Diabetes Forecast

The Healthy Living Magazine

Checklist: 15 To-Dos Before You Move

By Lindsey Wahowiak , , ,


Click here for a printable moving checklist of your own.

If you’re preparing for a move, you’ll no doubt create a to-do list before the movers arrive and once you step foot inside your new home. To help you tend to your diabetes care throughout the big move, we’ve created this easy-to-follow, tear-out checklist:

As soon as you know you’re moving:

__ Talk to your diabetes care team about your move.
__ Ask for referrals to health care providers in your new location.
__ Call the local American Diabetes Association office in your new area, or find a local diabetes support group, for information on health care providers as well as the emotional support you may need.
__ Parents, start gathering the information you’ll need for your child’s Diabetes Medical Management Plan (DMMP) and 504 plan to be used at her or his new school. If you are moving to a new state, research state laws that affect school diabetes care.
__ If your insurance is changing, contact your new insurer to learn about your coverage.

One month before moving:

__ Set up appointments with new health care providers. Note that in some doctors’ offices, appointments may not be available for several months.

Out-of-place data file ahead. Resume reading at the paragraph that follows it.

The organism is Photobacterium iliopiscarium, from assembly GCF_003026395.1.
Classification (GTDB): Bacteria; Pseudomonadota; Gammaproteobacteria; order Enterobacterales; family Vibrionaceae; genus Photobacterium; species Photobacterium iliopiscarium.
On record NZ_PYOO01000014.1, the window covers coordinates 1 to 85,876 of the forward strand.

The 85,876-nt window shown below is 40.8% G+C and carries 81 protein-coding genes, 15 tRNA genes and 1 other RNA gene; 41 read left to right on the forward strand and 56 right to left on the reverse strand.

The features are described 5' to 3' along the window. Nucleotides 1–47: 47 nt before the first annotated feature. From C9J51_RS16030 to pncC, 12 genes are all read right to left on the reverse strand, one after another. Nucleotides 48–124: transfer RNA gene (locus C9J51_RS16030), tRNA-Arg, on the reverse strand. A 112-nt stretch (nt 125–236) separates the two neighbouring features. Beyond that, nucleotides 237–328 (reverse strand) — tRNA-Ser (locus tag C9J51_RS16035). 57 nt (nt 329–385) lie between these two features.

__ Ask your current health care providers for prescription renewals, as well as copies of all of your health records. Also ask them to send your records to your new providers.
__ If you use insulin, consider how you will keep it cold during travel.
__ Parents should contact their child’s new school and schedule meetings with the school nurse, teachers, and 504 plan coordinator.

Shortly before moving:

__ Put together a stockpile of supplies—blood glucose meter, lancing device, lancets, test strips, medication, pump supplies, and fast-acting glucose—to have on you while traveling.
__ Gather snacks, and make sure you have enough water for the trip.
__ If you are moving to a place where English is not commonly spoken, make sure you know how to communicate that you have diabetes. Knowing how to ask for juice can also be helpful.

Once you’ve moved:

__ Meet with your new health care providers to discuss your diabetes care plan.
__ Try to establish a routine to mitigate stress and stabilize blood glucose as much as you are able.
__ Meet with your local ADA representatives or local support groups to start building a community.


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